That, or they are realizing they aren't getting a good ROI on facebook ads and figure now is a good time to pull out.
This is why some companies worry so much about their ads appearing next to objectionable content. They're not trying to get you to go buy something: they're trying to get you to associate their brand with a certain lifestyle and identity.
If the context changes so those associations become negative, the value of that advertising can swing rapidly.
The fact that some people and some companies get upset about some things some of the time is actually a massive improvement over how it was in the 90's and earlier. A sea change.
Every time they get rid of the most egregious hosts and replace them with new ones. The new ones start out moderate, then inevitably drift to extremism. The advertisers have plausible deniability for half of their employees and customers. The other half don't care or are cheering Fox.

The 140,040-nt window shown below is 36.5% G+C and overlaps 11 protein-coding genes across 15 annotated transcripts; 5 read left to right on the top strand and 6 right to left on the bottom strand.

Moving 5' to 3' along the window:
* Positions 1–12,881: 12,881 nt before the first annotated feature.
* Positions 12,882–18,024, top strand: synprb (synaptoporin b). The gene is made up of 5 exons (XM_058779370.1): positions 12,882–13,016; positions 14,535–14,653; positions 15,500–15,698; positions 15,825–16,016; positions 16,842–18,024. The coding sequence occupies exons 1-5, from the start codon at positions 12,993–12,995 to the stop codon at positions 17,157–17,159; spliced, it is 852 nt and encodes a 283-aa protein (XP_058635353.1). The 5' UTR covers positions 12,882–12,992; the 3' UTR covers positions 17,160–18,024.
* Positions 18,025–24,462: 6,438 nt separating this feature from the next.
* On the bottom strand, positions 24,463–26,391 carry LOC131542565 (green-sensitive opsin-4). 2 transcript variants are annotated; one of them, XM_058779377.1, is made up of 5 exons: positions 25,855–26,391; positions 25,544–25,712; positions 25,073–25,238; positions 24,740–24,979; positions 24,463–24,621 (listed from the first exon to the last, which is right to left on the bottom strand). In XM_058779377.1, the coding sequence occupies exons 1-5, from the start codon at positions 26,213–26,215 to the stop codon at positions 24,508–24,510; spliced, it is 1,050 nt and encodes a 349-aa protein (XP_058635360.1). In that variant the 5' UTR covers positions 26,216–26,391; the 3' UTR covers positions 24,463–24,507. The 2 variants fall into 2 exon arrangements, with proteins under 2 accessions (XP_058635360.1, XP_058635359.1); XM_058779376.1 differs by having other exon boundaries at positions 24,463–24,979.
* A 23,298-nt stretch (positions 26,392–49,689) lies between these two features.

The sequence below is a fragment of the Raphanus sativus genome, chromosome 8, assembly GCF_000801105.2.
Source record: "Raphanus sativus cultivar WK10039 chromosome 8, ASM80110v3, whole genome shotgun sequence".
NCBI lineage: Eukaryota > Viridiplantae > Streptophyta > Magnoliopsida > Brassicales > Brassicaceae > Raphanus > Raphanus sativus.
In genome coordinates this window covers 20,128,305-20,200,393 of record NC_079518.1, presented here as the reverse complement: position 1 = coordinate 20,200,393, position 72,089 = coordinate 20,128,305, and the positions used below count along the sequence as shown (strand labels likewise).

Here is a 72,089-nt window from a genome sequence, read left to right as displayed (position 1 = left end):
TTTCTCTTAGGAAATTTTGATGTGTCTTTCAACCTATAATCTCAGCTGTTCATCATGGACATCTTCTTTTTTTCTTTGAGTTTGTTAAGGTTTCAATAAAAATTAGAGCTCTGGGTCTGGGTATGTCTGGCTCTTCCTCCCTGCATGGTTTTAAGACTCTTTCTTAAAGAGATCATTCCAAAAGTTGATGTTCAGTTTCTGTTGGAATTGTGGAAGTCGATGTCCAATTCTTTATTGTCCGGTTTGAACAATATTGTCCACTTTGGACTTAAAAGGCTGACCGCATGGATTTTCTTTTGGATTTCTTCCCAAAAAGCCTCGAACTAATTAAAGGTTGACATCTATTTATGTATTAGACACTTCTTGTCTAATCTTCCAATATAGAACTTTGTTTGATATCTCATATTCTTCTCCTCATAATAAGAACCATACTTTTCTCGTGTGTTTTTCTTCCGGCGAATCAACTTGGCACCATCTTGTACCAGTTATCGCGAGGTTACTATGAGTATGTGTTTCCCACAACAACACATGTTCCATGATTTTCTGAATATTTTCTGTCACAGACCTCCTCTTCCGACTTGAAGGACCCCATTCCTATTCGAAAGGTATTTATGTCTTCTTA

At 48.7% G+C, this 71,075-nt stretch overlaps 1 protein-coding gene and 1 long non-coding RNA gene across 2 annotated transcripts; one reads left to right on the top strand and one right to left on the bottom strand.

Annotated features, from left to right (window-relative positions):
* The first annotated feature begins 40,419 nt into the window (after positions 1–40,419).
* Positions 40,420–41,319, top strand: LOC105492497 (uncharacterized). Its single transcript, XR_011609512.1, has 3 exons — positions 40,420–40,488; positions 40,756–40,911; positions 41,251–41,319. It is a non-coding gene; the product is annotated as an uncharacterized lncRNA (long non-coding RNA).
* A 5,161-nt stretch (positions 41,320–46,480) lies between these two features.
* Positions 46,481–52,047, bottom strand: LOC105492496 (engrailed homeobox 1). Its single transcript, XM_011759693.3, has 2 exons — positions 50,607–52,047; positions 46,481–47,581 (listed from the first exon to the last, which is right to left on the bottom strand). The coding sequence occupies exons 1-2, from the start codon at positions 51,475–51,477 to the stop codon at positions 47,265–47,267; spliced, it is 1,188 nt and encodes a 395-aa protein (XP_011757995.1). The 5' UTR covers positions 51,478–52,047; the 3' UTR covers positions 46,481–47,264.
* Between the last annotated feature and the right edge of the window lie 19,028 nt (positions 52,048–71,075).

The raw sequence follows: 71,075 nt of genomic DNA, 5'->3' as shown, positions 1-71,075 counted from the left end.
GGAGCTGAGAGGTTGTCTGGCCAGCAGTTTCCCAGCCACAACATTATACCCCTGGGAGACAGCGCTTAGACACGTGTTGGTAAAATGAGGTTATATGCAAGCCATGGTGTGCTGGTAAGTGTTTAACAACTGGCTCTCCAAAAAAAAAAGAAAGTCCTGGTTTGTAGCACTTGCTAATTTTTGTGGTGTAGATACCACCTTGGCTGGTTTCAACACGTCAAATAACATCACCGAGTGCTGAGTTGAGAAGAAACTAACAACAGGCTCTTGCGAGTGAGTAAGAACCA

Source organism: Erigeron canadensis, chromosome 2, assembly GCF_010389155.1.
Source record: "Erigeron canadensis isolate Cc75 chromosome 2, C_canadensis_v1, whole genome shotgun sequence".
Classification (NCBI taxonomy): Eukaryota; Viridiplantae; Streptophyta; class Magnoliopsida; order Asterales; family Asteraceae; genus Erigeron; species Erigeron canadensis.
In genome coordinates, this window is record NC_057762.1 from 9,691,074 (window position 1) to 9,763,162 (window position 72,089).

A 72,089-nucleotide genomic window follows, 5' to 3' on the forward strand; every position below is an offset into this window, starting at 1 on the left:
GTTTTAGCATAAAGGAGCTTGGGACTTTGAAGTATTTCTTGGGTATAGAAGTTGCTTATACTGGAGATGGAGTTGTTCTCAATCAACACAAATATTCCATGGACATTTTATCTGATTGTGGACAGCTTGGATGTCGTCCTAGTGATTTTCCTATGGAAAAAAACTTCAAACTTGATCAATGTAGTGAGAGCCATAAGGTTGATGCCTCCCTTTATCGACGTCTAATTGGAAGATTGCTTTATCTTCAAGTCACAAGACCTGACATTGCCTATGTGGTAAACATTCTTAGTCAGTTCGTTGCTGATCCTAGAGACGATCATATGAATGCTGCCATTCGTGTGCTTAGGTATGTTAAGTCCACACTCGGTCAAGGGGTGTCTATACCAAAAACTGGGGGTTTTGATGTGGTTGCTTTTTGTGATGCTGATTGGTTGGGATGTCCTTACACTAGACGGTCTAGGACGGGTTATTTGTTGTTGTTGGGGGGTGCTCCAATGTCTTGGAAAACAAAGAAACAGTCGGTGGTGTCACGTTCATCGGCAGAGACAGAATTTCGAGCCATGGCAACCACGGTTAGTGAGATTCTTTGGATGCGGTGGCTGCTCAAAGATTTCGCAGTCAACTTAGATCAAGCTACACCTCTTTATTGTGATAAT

Mutual fund companies do something similar with underperforming funds. They cull the worst performers and the remainder make the whole fund family look good due to the magic of survivorship bias.
Facebook is obviously drastically different than Fox. That said, they are a large company and organizational inertia is very hard to overcome. Right now FB is optimized to promote quantity of engagement without regard to quality. Turning down the heat and promoting civility would result in fewer posts, which would mean fewer ad impressions. That's not happening.
It is worth considering, that a "link everyone to everyone, without any particular topic or purpose in mind" social network, is just a bad idea. Goodreads, LinkedIn, StackOverflow, they're none of them perfect, but they're all a lot better than Facebook. They also all have some purpose. I think Facebook may not be fixable. So long as it makes money, though, it will not go anywhere.